A new approach to running Catholic schools in New York

Well, the Archdiocese of NY is finally preparing to take a big step to improve the financial health of its school system.

No, I’m not talking about closing more schools — which is also going to happen.

I’m talking about breaking the traditional link between parishes and parish schools, which puts tremendous financial pressure on many parishes to support money-losing schools. Many pastors have told me over the years about the tensions created by having to prop up schools.

The archdiocese is moving toward a new regional system that will allow groups of parishes — led by new regional boards of education — to oversee groups of Catholic schools.

The church outlined what’s coming in a new report released today, which describes a three-year period of planning and reconfiguring things. Archbishop Dolan has been talking about this for months, but now the process, it appears, is underway.

What is certain to get the most attention, at least for a while, will be point 1.iii on page 18: “Recommend schools to close or merge for the 2011-12 school year and provide suitable alternative Catholic school options to affected families.”

The archdiocese has closed dozens of schools in recent years. Are we talking about 5 more? 10? 20? Who knows.

But the real plan, the report makes clear, is to provide a LONG-TERM foundation for Catholic education in the 10 counties of the archdiocese. This means not only coming up with a new regional system for operating remaining schools, but also improving and modernizing academic standards and facing the bedrock question of how to best give Catholic students a firm Catholic identity.

It’s all in the report, Pathways to Excellence. You can read it HERE.

Dolan: Catholics must ‘recover nerve’ to support Catholic schools

While it’s appeared in recent years as if Catholic schools were heading toward irrelevance — or semi-extinction — because of financial woes, Archbishop Dolan is pledging to refocus on Catholic education.

In a strongly worded article in the Jesuits’ America magazine, Dolan makes the case that Catholic life is largely dependent on the existence of healthy Catholic schools. As a result, he writes, all Catholics — not only those with children of school-age — must take responsibility for Catholic education.

He writes: “Nowadays, Catholics often see a Catholic education as a consumer product, reserved to those who can afford it. The result is predictable: Catholics as a whole in the United States have for some time disowned their school system, excusing themselves as individuals, parishes or dioceses from any further involvement with a Catholic school simply because their own children are not enrolled there, or their parish does not have its own school.”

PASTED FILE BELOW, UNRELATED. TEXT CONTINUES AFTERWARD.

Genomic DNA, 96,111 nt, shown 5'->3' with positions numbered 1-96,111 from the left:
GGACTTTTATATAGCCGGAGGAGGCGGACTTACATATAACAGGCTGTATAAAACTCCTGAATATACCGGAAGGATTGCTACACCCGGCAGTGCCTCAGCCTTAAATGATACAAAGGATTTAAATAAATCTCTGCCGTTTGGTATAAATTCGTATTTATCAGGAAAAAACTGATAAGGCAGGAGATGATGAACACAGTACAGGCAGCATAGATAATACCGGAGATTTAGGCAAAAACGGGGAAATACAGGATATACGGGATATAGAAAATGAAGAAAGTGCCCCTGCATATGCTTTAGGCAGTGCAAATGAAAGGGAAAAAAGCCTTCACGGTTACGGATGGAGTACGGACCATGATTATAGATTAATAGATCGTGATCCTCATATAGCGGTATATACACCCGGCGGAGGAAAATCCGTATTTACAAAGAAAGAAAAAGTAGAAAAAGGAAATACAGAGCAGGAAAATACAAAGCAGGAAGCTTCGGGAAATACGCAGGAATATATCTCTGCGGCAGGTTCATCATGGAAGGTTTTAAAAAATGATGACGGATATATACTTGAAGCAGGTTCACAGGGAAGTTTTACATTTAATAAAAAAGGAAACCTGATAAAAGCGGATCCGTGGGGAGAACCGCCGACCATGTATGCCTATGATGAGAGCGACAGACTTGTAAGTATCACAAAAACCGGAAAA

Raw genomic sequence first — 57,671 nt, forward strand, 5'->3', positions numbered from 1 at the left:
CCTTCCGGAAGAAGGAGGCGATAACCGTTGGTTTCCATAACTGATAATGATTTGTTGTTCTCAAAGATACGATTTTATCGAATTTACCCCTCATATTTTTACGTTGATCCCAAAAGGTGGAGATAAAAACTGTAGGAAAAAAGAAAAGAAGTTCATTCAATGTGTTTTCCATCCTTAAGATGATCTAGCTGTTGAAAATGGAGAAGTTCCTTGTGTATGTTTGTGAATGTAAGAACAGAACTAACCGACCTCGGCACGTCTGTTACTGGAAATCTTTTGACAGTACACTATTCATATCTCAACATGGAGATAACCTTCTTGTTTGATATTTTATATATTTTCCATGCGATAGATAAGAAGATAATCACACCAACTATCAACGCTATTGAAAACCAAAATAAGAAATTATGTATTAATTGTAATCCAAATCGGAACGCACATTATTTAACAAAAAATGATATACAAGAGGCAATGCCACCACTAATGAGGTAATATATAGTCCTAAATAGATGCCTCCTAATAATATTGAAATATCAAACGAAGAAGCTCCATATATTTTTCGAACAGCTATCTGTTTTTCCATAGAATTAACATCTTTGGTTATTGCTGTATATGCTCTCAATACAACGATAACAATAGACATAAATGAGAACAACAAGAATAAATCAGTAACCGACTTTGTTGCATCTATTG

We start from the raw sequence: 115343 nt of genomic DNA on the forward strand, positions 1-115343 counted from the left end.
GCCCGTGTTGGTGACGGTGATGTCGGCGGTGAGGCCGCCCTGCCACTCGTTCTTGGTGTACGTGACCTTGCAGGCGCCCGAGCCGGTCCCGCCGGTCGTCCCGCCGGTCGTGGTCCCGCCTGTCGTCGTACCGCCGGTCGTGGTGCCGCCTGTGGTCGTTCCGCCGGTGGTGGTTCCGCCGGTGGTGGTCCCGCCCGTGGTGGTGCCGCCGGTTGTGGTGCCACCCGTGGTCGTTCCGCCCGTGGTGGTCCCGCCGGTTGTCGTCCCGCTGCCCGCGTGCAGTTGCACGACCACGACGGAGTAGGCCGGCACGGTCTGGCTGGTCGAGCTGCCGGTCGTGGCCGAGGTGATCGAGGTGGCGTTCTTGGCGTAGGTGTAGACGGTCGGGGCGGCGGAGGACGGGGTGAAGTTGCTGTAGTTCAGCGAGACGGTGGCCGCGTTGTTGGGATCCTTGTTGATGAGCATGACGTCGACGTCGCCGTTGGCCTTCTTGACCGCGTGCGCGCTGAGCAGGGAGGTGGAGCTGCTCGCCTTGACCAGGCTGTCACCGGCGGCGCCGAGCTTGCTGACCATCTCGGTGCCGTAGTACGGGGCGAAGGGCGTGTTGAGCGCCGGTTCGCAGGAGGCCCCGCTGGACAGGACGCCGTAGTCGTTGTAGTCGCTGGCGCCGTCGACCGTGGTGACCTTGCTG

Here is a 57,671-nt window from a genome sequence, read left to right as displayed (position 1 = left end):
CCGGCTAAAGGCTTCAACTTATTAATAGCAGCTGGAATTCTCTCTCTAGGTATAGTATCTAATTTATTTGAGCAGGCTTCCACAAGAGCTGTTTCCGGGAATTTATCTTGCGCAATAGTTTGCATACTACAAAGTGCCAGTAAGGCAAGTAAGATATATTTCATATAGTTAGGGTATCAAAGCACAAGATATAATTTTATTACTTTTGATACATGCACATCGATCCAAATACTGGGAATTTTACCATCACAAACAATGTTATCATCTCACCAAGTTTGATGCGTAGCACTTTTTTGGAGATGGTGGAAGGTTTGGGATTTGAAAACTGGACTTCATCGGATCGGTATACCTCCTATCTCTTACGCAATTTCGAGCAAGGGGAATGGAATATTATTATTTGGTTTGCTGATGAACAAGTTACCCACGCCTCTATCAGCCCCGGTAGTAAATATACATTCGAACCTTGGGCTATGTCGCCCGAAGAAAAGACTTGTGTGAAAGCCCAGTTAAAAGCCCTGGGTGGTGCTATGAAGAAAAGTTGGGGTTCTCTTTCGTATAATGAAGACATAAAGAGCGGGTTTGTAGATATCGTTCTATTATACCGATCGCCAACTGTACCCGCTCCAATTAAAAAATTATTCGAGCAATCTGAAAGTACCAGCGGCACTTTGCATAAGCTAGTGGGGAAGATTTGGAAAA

Dolan says that while Catholic schools were once needed to protect students from anti-Catholicism, they are now needed to protect them from secularization.

He writes:

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Today’s anti-Catholicism hardly derives from that narrow 19th-century Protestantism, intent on preserving its own cultural and political hold. Those battles are long settled. Instead, the Catholic Church is now confronted by a new secularization asserting that a person of faith can hardly be expected to be a tolerant and enlightened American. Religion, in this view, is only a personal hobby, with no implications for public life. Under this new scheme, to take one’s faith seriously and bring it to the public square somehow implies being un-American. To combat this notion, an equally energetic evangelization—with Catholic schools at its center—is all the more necessary.

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Dolan challenges Catholics to get on board without mincing words.

How about this: “It is time to recover our nerve and promote our schools for the 21st century. The current hospice mentality—watching our schools slowly die—must give way to a renewed confidence.”

Or this: “Have we Catholics lost our nerve, the dare and dream that drove our ancestors in the faith, who built a Catholic school system that is the envy of the world?”

Dolan is gradually unveiling a new approach to the schools that he calls “Pathways to Excellence.” He hasn’t released much info yet, but he wrote in a May column in the NY Post that, mostly likely, some schools would be closed, some would be merged and some new schools would be opened.

I wrote a couple of years ago that the Archdiocese of NY was planning to put groups of parishes in charge of single schools, moving away from the traditional one-parish, one-school approach. We’ll see if this new strategy is part of Dolan’s plans.